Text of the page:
If Trump is a media whore, is Rupert Murdoch his media pimp?

English: Donald Trump at a press conference an...

English: Donald Trump at a press conference announcing David Blaine’s latest feat in New York City at the Trump Tower. The photographer dedicates this portrait of Donald Trump to Tony Santiago, Wikipedia editor Marine 69-71, perhaps the most officially recognized and accomplished content contributor to Wikipedia, for his outstanding contributions to improving articles related to his Puerto Rican heritage. He is also a close friend. (Photo credit: Wikipedia)

Trump has been described as a “media whore”.[1] He seeks publicity, good or bad, to retain his status as a public celebrity. He wants publicity to be a celebrity. He knows the public defer to celebrity status more than moral gravitas. He knows the public want to be celebrities more than they want to have moral gravitas. In this, Trump’s insatiable hunger for publicity makes him the perfect match for Rupert Murdoch. Like Ahab after Moby Dick, Murdoch finally has a celebrity to match his ambitions. No matter how many tricks he turns, Trump’s audience wants more. No matter how many times he is slapped by his media pimps, Trump wants more.

Rupert Murdoch harvests people who want publicity. What they all lacked was Trump’s stamina and his ability to retain the public’s attention. Invariably, Murdoch’s other media whores would falter. Either the public grew bored with them or the slaps no longer created enough publicity. In time, the media whore was discarded. Occasionally, one would be rehabilitated to harvest their publicity, but none has thrived like Trump.

Invariably when Murdoch, his editor or his journalist media pimped someone they lacked Trump’s nihilistic joy of publicity. Paul McMullan, perhaps the only honest man to work for News of the World, exemplifies this ethos. He media pimped Jennifer Elliott who needed help with her addiction. He befriended her to gain her trust. With her trust, he sold more stories and photos of her. When no longer of use, he left her and sold that story. He explained this process at the Leveson Inquiry. He was honest about what he had done and why he had done it.[2] In that moment, he ceased to be an effective media pimp.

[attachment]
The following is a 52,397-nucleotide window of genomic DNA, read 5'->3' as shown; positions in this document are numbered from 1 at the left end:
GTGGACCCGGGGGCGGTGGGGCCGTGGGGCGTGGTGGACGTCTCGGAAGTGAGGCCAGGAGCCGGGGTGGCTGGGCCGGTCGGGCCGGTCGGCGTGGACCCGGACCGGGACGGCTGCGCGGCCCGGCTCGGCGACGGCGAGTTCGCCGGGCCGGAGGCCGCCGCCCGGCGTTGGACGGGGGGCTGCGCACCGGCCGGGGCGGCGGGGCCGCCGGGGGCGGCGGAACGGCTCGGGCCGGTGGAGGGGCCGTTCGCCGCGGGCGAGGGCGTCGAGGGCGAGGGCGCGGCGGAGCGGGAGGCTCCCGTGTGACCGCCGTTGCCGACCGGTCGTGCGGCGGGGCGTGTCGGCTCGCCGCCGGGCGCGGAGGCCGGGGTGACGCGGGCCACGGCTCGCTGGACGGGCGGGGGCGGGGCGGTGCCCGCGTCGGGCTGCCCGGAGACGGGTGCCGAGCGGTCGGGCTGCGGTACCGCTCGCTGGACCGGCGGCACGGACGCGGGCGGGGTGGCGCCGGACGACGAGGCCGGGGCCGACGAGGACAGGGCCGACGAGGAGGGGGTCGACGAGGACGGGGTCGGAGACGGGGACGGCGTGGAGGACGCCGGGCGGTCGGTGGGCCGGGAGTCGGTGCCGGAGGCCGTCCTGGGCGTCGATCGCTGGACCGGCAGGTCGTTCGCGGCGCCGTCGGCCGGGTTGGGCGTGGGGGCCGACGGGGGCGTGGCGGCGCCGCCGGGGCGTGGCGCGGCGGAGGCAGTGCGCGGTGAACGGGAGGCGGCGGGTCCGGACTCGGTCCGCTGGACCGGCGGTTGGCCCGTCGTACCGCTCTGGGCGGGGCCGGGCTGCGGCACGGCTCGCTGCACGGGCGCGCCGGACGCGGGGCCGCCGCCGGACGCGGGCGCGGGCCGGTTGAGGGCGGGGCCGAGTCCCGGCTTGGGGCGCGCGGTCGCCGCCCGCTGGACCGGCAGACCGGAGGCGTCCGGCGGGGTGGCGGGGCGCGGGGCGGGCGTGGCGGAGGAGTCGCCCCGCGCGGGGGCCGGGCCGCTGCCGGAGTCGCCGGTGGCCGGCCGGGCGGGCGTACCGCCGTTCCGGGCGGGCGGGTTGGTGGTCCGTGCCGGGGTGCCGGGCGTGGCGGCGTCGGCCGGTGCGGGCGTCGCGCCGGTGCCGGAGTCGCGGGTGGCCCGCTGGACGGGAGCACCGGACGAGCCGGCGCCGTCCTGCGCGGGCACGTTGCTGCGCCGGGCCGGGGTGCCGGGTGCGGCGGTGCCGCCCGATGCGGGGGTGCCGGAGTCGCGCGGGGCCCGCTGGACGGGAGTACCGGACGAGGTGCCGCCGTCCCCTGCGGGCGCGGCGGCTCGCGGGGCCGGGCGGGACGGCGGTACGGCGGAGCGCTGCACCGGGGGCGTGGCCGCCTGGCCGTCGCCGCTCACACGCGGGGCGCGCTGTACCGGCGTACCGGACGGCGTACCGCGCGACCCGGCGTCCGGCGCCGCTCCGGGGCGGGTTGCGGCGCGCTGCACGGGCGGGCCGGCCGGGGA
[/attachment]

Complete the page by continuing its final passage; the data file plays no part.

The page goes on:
By contrast, Andy Coulson almost succeeded in emulating Rupert Murdoch. His attempt to pimp a story failed spectacularly and he was forced to resign. Despite that failure, he was rehabilitated as David Cameron’s Director of Communications. When Cameron became Prime Minister, Coulson was with him as a media pimp. On the brink of success, he was undone by the phone hacking that had made him a powerful media pimp. Coulson’s demise destroyed Murdoch’s influences from within the government.

Rupert Murdoch, though, knows how to be a media pimp to Trump’s media whore. He knows that the path between too much support and too much criticism. He has to slap Trump around occasionally to keep him in line even as he touts Trump’s charms. On Fox News, we see opinion pieces that fluff Trump’s ego. The rare critical statement emerges to give the appearance of balance. When Shephard Smith criticized Trump’s surveillance claims, he was only walking back a story that another Fox commentator, Judge Andrew Napolitano, had created. The incident shows how Murdoch slaps Trump to please his audience even after he promoted Trump’s views to please him. The media pimp is fair and balanced to his media whore and his clients. We end up with a president who wants the authority that comes with his celebrity but not the responsibility. 

 

 

 

[1] http://www.gq-magazine.co.uk/article/donald-trump-fooled-media

“Donald Trump was, in a time of some of the greatest competition for this title, the world’s ultimate media whore. Hands down. Indeed, on many occasions the media wrote him off as being too much of a media whore (when I worked for New York magazine in the late Nineties, Trump stories were invariably rejected as too lamely obvious and self-promoting). But he was so much of a media whore that he supplicated himself to such a further extent that he triumphed over his own triteness and obviousness.”

[2] http://leveson.sayit.mysociety.org/speech/8974 The story shows perhaps most clearly the tabloid ethos of News of the World from McMullan to Coulson and Brooks to Murdoch. There is no human misery so deep or so devastating that they refrained from profiting from it. They harvested human misery for profit and justified it as being in the public interest.

Advertisements

About lawrence serewicz

An American living and working in the UK trying to understand the American idea and explain it to others. The views in this blog are my own for better or worse.
This entry was posted in ethics, journalism, public opinion, reputation management and tagged , , , , , . Bookmark the permalink.

Leave a Reply

Fill in your details below or click an icon to log in:

WordPress.com Logo

You are commenting using your WordPress.com account. Log Out / Change )

Twitter picture

You are commenting using your Twitter account. Log Out / Change )

Facebook photo

You are commenting using your Facebook account. Log Out / Change )

Google+ photo

You are commenting using your Google+ account. Log Out / Change )

Connecting to %s